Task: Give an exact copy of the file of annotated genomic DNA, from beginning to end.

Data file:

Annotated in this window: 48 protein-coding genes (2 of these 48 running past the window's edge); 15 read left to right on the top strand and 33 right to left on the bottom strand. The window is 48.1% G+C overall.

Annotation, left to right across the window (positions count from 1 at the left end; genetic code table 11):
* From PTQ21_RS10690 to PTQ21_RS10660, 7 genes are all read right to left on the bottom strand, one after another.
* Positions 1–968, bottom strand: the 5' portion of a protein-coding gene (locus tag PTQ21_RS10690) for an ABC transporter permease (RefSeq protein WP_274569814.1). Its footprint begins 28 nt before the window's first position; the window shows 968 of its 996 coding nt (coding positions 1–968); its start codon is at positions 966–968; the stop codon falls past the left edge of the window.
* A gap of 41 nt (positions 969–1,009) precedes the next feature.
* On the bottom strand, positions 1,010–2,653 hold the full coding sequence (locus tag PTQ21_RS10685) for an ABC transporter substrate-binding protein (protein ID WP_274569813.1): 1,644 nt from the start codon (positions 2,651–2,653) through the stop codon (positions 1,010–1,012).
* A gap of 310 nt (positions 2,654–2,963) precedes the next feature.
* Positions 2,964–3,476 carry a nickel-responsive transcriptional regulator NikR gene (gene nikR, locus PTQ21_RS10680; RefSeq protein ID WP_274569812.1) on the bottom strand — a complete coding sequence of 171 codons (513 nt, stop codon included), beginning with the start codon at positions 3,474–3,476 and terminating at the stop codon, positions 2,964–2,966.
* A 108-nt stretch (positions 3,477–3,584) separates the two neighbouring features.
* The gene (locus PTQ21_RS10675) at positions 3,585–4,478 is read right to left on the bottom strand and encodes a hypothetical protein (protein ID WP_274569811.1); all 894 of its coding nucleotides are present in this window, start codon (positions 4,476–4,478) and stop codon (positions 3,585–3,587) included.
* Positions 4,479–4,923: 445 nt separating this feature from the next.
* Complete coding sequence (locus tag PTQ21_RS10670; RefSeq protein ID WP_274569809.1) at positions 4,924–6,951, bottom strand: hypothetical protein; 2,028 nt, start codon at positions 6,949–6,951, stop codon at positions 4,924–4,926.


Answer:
Annotated in this window: 48 protein-coding genes (2 of these 48 running past the window's edge); 15 read left to right on the top strand and 33 right to left on the bottom strand. The window is 48.1% G+C overall.

Annotation, left to right across the window (positions count from 1 at the left end; genetic code table 11):
* From PTQ21_RS10690 to PTQ21_RS10660, 7 genes are all read right to left on the bottom strand, one after another.
* Positions 1–968, bottom strand: the 5' portion of a protein-coding gene (locus tag PTQ21_RS10690) for an ABC transporter permease (RefSeq protein WP_274569814.1). Its footprint begins 28 nt before the window's first position; the window shows 968 of its 996 coding nt (coding positions 1–968); its start codon is at positions 966–968; the stop codon falls past the left edge of the window.
* A gap of 41 nt (positions 969–1,009) precedes the next feature.
* On the bottom strand, positions 1,010–2,653 hold the full coding sequence (locus tag PTQ21_RS10685) for an ABC transporter substrate-binding protein (protein ID WP_274569813.1): 1,644 nt from the start codon (positions 2,651–2,653) through the stop codon (positions 1,010–1,012).
* A gap of 310 nt (positions 2,654–2,963) precedes the next feature.
* Positions 2,964–3,476 carry a nickel-responsive transcriptional regulator NikR gene (gene nikR, locus PTQ21_RS10680; RefSeq protein ID WP_274569812.1) on the bottom strand — a complete coding sequence of 171 codons (513 nt, stop codon included), beginning with the start codon at positions 3,474–3,476 and terminating at the stop codon, positions 2,964–2,966.
* A 108-nt stretch (positions 3,477–3,584) separates the two neighbouring features.
* The gene (locus PTQ21_RS10675) at positions 3,585–4,478 is read right to left on the bottom strand and encodes a hypothetical protein (protein ID WP_274569811.1); all 894 of its coding nucleotides are present in this window, start codon (positions 4,476–4,478) and stop codon (positions 3,585–3,587) included.
* Positions 4,479–4,923: 445 nt separating this feature from the next.
* Complete coding sequence (locus tag PTQ21_RS10670; RefSeq protein ID WP_274569809.1) at positions 4,924–6,951, bottom strand: hypothetical protein; 2,028 nt, start codon at positions 6,949–6,951, stop codon at positions 4,924–4,926.